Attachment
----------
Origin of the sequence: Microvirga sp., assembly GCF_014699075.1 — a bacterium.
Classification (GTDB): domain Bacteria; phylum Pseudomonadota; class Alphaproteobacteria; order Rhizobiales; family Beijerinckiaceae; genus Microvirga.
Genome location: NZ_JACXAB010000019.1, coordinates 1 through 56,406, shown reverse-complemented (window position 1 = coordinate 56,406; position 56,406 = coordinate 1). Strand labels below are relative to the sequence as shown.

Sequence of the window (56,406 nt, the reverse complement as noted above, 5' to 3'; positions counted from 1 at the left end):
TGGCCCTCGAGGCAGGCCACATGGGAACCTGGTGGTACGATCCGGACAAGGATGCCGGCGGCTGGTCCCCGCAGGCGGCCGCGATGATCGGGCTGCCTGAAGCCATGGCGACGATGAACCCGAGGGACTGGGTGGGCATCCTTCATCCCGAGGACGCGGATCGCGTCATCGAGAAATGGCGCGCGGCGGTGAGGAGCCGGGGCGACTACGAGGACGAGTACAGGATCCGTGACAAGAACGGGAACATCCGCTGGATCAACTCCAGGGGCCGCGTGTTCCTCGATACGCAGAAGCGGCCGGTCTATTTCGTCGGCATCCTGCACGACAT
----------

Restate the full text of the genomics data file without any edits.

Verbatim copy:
Origin of the sequence: Microvirga sp., assembly GCF_014699075.1 — a bacterium.
Classification (GTDB): domain Bacteria; phylum Pseudomonadota; class Alphaproteobacteria; order Rhizobiales; family Beijerinckiaceae; genus Microvirga.
Genome location: NZ_JACXAB010000019.1, coordinates 1 through 56,406, shown reverse-complemented (window position 1 = coordinate 56,406; position 56,406 = coordinate 1). Strand labels below are relative to the sequence as shown.

Sequence of the window (56,406 nt, the reverse complement as noted above, 5' to 3'; positions counted from 1 at the left end):
TGGCCCTCGAGGCAGGCCACATGGGAACCTGGTGGTACGATCCGGACAAGGATGCCGGCGGCTGGTCCCCGCAGGCGGCCGCGATGATCGGGCTGCCTGAAGCCATGGCGACGATGAACCCGAGGGACTGGGTGGGCATCCTTCATCCCGAGGACGCGGATCGCGTCATCGAGAAATGGCGCGCGGCGGTGAGGAGCCGGGGCGACTACGAGGACGAGTACAGGATCCGTGACAAGAACGGGAACATCCGCTGGATCAACTCCAGGGGCCGCGTGTTCCTCGATACGCAGAAGCGGCCGGTCTATTTCGTCGGCATCCTGCACGACAT